Here's the pitch deck news audio startup Curio used to persuade Hong Kong billionaire Li Ka-shing's Horizons Ventures to back its $9 million round
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Audio platform Curio has raised a $9 million Series A round led by European VC fund Earlybird. VC funds Draper Esprit, Cherry Ventures, and Hong Kong billionaire Li Ka-shing's Horizons Ventures also participated in the round, bringing its total funding to $11 million. Curio is a subscription audio platform offering a curated library of narrated articles chosen by a combination of machine learning and human curation from publications such as The Wall Street Journal, The Washington Post, and Financial Times. CEO Govind Balakrishnan says audio is a huge market opportunity beyond just podcasting, adding that 60% of Curio's subscribers are not podcast listeners. "There is really great journalism, really great stories and ideas ... and all of this often gets subsumed under the daily news agenda," he told Business Insider. "I thought there is a real opportunity to build what we call a full stack audio platform where we have really great curated content. But, on top of that, you have a product experience that complements the content." Curio says it has much higher user engagement than traditional news publications, with the average session for an engaged user on the platform lasting 60 minutes. As much as 40% of US users spend less than 5 minutes on the top US news sites, according to Pew. Curio says it has seen strong growth through COVID-19, despite the common belief that audio and podcasting is primarily for commuters. The startup says that listening on its platform increased 40% in the past few months. "People are actually listening a lot more, but what has changed is the type of content that people care about," Balakrishnan said. "People have really gravitated towards the core of our value proposition, which is the sort of content that helps people do three things: understand the world, improve themselves, and what we call smart escape." Curio operates on an ad-free model so that it can focus on using data and content to serve the subscriber and not the advertiser, he said. It costs $7.99 for a monthly subscription to Curio, or $59.99 annually, a portion of which is used to pay the publishers that the platform partners with for their content. Curio is prioritizing growth at this stage, added Balakrishnan. "We are at the beginning of this ... In a way, profitability is fine, but I think that would be at the cost of actually really building this platform for the future," he said. The UK startup, which claims to have tripled its user base every year, has a relatively young core audience, between the ages of 25 and 34, with 40% of subscribers located outside of Western markets. The funding will be strengthen Curio's position in the US and UK markets and to expand its presence in other English-speaking countries, as well as to develop AI-driven personalization of the product. Here's an exclusive look at the pitch deck it used to bring new investors on board:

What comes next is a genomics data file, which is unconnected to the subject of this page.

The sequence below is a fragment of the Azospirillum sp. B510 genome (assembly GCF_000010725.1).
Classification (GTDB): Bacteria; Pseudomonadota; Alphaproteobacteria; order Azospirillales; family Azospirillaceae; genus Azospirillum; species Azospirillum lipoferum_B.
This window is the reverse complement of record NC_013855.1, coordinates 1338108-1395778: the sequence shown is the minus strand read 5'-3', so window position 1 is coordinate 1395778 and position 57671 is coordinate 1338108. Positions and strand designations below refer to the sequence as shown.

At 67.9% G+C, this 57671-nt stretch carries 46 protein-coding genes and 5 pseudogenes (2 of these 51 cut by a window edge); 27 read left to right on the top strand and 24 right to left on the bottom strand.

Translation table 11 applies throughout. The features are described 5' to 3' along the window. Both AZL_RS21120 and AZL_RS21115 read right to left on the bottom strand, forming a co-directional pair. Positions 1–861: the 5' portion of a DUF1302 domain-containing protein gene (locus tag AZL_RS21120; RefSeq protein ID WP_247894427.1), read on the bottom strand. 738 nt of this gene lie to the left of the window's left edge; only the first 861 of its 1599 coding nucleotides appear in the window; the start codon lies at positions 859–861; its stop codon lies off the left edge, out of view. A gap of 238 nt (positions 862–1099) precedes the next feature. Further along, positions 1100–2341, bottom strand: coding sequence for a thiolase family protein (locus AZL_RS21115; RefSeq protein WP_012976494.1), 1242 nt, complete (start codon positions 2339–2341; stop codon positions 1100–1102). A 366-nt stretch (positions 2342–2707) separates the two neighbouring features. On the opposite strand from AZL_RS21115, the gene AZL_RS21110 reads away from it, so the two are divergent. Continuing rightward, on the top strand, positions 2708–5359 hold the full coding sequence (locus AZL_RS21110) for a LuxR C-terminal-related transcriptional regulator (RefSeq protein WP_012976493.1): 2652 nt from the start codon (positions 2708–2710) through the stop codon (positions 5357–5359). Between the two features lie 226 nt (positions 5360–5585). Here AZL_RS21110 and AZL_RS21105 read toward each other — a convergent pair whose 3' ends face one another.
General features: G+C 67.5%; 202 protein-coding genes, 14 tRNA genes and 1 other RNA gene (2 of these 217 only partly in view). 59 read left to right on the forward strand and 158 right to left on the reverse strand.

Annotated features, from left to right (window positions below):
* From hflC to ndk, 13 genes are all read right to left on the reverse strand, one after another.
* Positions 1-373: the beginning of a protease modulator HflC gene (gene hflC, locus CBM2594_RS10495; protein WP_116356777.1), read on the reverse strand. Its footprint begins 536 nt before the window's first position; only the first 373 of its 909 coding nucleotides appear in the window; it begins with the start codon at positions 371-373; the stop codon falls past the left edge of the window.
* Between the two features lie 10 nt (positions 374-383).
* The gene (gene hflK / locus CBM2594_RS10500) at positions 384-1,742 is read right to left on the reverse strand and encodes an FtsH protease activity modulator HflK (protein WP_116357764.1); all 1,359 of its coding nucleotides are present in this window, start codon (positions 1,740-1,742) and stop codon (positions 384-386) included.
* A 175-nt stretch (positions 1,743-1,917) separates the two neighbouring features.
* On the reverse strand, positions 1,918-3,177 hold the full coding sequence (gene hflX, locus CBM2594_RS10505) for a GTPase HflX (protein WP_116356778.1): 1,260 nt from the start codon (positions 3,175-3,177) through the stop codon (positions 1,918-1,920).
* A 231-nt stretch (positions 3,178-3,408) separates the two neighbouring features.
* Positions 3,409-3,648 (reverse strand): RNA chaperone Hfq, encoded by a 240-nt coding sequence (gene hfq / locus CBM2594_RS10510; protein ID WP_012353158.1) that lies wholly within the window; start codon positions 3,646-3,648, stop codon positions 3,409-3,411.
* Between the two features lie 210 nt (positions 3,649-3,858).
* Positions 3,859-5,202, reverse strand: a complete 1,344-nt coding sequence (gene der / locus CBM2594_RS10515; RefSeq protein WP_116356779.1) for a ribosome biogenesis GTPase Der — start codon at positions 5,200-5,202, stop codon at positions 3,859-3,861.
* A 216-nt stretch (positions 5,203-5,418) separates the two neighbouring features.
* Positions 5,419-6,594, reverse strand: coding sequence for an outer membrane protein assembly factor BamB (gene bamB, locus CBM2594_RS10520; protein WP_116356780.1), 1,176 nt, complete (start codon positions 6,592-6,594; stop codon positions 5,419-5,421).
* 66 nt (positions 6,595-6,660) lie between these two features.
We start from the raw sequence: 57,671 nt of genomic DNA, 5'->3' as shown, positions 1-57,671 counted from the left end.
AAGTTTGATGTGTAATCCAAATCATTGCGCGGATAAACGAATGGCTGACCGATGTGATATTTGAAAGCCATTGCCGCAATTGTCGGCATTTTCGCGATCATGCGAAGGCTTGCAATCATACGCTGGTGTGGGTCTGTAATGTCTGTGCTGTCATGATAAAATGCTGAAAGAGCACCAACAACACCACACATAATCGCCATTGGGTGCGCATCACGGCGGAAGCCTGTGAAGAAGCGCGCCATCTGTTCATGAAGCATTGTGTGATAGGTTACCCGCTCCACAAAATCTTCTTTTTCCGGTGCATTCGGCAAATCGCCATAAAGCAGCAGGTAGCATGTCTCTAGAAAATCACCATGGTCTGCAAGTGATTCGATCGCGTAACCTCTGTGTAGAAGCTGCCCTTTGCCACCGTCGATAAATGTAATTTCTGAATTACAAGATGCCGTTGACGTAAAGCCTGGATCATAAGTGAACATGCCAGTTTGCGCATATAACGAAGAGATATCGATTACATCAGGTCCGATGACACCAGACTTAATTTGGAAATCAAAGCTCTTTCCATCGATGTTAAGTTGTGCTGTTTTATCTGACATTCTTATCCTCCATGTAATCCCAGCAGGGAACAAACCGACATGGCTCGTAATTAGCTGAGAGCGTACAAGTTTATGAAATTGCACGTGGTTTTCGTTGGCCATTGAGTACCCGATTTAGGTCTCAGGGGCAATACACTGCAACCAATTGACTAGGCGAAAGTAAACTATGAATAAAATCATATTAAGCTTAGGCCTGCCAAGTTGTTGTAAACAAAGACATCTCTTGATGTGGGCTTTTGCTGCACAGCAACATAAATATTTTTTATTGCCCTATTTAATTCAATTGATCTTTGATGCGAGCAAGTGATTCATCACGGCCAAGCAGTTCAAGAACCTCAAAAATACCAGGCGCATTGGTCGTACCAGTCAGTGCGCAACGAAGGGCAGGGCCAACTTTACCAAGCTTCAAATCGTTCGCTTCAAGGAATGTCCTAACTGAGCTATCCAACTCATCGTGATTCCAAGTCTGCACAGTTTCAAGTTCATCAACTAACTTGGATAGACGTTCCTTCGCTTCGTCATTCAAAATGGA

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The company’s latest news product is an ever-replenishing playlist of audio stories—curated, in part, by the...The company’s latest news product is an ever-replenishing playlist of audio stories—curated, in part, by the wealth of data it has on you.
Inside sports media startup The Athletic, where writers describe mounting pressure as subscription growth slows, ad revenue dries up, and live sports come to a halt